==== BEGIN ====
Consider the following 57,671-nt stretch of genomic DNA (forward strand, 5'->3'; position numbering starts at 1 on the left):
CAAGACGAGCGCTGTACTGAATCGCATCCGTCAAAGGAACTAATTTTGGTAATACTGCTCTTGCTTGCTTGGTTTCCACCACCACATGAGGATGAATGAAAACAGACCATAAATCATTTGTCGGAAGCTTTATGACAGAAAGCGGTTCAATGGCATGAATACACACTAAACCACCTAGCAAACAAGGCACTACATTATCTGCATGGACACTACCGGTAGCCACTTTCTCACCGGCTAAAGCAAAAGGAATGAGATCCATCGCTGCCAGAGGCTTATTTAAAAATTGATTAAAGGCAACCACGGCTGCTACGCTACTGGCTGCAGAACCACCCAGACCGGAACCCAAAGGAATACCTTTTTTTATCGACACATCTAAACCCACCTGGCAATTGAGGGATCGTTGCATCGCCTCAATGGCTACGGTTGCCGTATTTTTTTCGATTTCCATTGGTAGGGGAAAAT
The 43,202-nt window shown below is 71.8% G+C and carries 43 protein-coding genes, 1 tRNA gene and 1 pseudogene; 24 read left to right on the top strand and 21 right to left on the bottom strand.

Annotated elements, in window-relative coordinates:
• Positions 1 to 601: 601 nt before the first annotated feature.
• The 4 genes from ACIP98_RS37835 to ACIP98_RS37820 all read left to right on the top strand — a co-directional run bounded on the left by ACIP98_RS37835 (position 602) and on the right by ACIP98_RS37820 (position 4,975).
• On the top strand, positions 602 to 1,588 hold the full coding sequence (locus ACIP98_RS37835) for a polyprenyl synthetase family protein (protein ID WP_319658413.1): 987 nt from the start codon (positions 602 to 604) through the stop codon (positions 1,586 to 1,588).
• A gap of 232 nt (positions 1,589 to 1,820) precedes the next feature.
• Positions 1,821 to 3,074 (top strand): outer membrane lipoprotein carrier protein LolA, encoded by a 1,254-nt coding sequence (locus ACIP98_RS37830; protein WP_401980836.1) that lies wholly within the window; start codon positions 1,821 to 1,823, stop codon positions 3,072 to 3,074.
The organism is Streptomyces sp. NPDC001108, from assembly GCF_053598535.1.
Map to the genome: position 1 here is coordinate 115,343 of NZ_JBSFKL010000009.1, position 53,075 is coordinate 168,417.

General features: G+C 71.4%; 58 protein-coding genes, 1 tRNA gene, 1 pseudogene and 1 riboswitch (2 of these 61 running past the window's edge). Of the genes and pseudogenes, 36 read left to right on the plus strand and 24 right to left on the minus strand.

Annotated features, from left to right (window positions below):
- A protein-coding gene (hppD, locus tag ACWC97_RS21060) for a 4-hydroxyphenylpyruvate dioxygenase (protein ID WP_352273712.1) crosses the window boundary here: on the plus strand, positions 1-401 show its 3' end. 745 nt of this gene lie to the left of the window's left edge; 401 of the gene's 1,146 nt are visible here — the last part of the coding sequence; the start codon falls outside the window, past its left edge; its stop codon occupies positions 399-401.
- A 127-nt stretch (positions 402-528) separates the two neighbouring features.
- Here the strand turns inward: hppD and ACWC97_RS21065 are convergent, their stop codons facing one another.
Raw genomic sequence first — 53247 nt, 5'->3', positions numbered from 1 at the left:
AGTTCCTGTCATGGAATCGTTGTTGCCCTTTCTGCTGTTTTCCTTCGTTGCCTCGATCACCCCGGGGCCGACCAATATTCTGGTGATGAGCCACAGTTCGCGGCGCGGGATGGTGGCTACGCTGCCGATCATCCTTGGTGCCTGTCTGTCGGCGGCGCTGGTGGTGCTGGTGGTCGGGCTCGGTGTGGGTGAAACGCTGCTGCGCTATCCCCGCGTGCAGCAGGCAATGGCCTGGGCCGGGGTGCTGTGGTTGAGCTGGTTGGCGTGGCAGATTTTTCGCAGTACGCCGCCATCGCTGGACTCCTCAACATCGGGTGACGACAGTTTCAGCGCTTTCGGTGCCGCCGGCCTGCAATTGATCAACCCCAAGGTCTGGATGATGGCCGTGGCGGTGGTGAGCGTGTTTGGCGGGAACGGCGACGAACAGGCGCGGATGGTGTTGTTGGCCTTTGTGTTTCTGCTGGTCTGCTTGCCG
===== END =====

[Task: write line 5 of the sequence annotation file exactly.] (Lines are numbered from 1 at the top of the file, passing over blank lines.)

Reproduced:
• Positions 1 to 601: 601 nt before the first annotated feature.